ON FG’S N5, 000 UNEMPLOYMENT BENEFIT
A recent comment credited to the Minister of Labour and Employment Dr. Chris Ngige in which he referred to unemployed Nigerians as indolent is unfortunate. The Education Rights Campaign (ERC) condemns this statement. The word “indolent” is an insult to many Nigerians who are unemployed not because they are not willing to work but because the inequitable capitalist system that Ngige works for denies them a means of livelihood.
According to The Nation newspaper (16/1/2016), Ngige made the following comment: “we won’t pay N5, 000 for people to be indolent. No country in the world would pay people to go home and sleep and collect cash”.
Ngige’s statement betrays a perception that the government would be doing unemployed people a favour by paying them monthly allowance. To start with even the proposed N5000 is paltry. However, as far as the ERC is concerned, an unemployment allowance is a right. Any serious government has a responsibility of ensuring a minimum living standard for all of its citizens including the old, infirm, children etcetera as well as those unfortunate to be unemployed until such a time they are able to get a paid employment.
Indeed, the suggestion that no country pays unemployment allowance shows that Ngige is unfortunately ignorant of development around the world especially in the West where there are social security provisions including unemployment benefit even though presently under austerity attacks.
Unemployment is a product of the failure of the capitalist system. It is not a failure of individuals. At least 50 million Nigerians are unemployed or under-employed. Many of these are not lazy bums that are not willing to work. In fact some of these are University graduates. Some lost their jobs as a result of the job-shedding ravaging both the public and private sector at the moment. Just a few days ago, the Imo State Governor Rochas Okorocha who happens to be a member of Ngige’s party, the ruling All Progressive Congress (APC), added to the army of unemployed by sacking 3, 000 civil servants.
If there is any group of people in this country that are being paid to be indolent, it is the group of ruling elite and bourgeois politicians that Ngige belongs to. Just about 17, 000 political office holders cost this country over N1.5 trillion annually. Majority of these are lawmakers and ministers together with their retinue of aides who do little or nothing. Lawmakers sit just a few times and for a few hours in a week. Yet they collect millions of naira monthly and fat gratuity that are paid promptly once their tenure expires. The same goes for ministers. Aside presiding over official functions, press conferences and making speeches, what exactly does a Minister do? Most of the so-called policy decisions and plans are drawn up by an army of aides while implementation is carried out by ministry staff. So indolent and perhaps unnecessary are ministers that no less a person than President Buhari once called them “noise makers”. In actuality therefore, it is the likes of Ngige that are being paid to be indolent.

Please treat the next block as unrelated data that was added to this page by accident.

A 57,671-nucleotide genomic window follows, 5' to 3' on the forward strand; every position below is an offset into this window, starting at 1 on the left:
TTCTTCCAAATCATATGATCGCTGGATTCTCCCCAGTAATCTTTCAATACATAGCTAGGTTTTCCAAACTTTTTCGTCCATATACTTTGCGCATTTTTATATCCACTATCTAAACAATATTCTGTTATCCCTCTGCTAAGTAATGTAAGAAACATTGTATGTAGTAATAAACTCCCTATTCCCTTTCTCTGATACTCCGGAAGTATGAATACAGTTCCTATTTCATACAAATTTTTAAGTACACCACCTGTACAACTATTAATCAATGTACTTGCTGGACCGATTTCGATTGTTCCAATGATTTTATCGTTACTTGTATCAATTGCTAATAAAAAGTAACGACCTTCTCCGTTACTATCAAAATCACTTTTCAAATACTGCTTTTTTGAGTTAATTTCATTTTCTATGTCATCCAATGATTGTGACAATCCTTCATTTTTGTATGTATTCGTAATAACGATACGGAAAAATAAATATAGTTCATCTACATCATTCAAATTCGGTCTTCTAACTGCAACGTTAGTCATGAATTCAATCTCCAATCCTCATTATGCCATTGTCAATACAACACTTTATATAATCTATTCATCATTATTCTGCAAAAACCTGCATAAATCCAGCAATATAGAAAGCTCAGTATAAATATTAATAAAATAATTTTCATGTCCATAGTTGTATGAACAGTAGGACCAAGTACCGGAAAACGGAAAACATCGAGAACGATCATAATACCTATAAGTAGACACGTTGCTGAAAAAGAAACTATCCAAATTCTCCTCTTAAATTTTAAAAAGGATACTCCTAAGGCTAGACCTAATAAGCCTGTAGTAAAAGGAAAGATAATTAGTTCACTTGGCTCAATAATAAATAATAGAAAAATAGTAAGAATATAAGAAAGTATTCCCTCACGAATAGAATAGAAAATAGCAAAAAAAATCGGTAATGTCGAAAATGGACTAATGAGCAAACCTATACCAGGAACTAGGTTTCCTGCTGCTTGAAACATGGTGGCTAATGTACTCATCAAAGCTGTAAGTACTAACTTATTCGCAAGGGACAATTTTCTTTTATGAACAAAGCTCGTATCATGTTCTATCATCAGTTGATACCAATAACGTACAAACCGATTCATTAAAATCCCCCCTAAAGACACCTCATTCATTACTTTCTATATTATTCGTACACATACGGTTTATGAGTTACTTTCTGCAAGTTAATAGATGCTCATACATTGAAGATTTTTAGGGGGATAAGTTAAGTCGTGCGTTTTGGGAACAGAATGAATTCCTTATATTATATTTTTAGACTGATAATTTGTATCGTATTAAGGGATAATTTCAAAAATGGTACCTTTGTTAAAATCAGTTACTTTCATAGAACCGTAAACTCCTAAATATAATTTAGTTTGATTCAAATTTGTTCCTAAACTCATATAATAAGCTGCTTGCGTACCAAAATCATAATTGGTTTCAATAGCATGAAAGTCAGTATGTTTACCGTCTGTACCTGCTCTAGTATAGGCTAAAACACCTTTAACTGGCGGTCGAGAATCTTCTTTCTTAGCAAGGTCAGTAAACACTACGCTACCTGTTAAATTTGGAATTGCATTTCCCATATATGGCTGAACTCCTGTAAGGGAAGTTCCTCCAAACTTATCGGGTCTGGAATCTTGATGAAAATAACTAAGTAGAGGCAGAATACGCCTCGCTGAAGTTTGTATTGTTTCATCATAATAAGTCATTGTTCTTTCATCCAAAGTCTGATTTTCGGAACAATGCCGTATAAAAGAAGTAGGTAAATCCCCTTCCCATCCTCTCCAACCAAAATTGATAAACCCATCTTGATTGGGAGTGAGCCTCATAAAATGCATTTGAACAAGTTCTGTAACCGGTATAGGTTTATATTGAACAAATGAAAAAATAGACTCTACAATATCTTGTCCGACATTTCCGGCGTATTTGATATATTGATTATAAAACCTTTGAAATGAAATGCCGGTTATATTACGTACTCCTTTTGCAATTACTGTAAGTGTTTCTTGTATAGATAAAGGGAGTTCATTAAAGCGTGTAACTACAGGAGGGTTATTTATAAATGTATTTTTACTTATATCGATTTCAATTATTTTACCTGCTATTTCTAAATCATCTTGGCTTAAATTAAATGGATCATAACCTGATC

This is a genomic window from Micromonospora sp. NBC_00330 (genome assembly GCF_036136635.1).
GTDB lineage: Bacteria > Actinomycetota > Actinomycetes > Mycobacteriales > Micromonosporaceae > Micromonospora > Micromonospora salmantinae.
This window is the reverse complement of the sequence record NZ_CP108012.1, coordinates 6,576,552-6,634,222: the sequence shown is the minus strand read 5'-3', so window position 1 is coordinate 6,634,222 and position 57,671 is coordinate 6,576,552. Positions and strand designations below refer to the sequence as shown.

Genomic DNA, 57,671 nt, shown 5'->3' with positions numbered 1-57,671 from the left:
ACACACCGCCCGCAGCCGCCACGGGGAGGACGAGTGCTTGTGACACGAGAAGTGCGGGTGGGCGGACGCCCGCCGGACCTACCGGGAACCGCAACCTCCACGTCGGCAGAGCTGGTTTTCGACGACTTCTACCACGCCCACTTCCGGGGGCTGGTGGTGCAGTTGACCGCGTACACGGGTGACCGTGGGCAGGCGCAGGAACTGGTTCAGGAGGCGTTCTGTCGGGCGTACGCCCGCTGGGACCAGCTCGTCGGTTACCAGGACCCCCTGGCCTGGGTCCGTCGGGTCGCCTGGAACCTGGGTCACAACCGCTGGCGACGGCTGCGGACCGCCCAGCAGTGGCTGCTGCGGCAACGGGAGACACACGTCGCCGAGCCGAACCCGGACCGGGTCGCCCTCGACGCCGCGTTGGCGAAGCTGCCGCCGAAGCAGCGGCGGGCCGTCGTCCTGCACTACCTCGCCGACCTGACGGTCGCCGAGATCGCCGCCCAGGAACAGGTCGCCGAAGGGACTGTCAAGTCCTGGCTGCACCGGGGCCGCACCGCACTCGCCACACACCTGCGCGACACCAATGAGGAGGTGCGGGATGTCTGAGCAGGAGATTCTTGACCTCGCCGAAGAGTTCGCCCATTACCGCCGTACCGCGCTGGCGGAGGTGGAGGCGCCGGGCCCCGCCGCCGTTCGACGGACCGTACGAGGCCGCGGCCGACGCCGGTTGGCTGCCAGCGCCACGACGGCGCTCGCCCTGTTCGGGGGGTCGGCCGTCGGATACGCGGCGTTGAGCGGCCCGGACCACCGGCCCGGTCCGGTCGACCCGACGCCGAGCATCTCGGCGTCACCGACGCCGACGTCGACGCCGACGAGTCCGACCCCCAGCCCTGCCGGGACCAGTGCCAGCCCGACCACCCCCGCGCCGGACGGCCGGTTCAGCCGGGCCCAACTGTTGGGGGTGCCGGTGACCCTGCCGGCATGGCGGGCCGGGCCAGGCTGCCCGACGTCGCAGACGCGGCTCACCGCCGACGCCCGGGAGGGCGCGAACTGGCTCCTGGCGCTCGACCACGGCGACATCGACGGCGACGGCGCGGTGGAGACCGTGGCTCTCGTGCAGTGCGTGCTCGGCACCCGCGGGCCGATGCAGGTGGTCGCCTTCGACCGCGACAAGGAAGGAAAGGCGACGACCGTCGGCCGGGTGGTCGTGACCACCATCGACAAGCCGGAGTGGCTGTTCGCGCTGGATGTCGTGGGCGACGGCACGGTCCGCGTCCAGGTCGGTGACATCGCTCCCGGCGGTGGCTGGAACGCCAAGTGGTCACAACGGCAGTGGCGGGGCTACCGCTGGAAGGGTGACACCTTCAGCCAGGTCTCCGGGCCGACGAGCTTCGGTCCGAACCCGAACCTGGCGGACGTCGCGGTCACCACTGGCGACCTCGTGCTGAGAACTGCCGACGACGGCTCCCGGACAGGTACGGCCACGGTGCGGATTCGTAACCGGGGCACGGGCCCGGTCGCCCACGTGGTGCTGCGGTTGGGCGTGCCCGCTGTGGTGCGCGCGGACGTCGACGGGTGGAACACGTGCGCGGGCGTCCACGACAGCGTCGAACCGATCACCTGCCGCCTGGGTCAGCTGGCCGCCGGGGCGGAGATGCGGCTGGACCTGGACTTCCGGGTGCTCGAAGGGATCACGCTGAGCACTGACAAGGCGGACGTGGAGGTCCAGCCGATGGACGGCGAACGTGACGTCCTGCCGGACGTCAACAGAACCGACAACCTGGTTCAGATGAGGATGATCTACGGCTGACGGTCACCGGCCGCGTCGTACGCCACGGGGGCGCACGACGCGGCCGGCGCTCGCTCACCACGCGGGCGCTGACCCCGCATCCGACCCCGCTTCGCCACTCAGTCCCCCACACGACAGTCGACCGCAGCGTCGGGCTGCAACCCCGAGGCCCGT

However government responsibility does not stop at paying monthly unemployment stipend. The government must also endeavour to find a decent job for every unemployed person as soon as possible in order to take them off the dole.
Going by our observation since May 29, 2015, the ERC is forced to conclude that the Federal Government does not appear to have any clear or reliable strategy for job creation. Aside the promise to train and employ 500, 000 graduates as teachers, the rest of FG’s job creation strategy is anchored on the private sector. Suffice to note that private sector-led job creation strategy has been tried before by previous administrations and has failed to produce adequate and secure jobs for Nigerians. Even its social security plan is not only feeble but embarrassing. So far, the N5, 000 that is being promised is not enough to feed for a month not to talk of other basic human needs. A National Youth Service Corp member gets far more than this monthly.
Now going by Ngige’s explanation that the unemployment benefit would be tied to a training programme, we hope this will not end up like the slave labour scheme floated by Osun, Oyo and a few other APC states some years ago under several names like OYES or YES-O where unemployed graduates are made to cut grass and perform other menial tasks for ridiculous monthly allowance for a promise of absorption into the civil service. At the end, only a few of these were ever absorbed into the civil service. The idea of training University graduates in so-called new skills so that they can set up mushroom businesses is not a workable strategy to address the chronic unemployment situation in Nigeria. In a depressed economy without basic infrastructures like regular electricity supply and motorable roads where even big companies are folding up, many of these mushroom businesses will soon crash thus sending all of these people back into the employment market.
As far as we are concerned in the ERC, any reasonable effort to address the condition of unemployed people must be tied to massive creation of decent minimum wage jobs as well as a crash public works programme to improve public infrastructures like electricity supply, transportation, housing etc so that self-employed people, owners of small and medium scale enterprises and artisans can have a more supportive environment to thrive. This means that government, not the so-called private sector, must be at the centre of a job creation programme.
Hassan Taiwo Soweto Michael Ogundele
National Coordinator (07033697259) National Secretary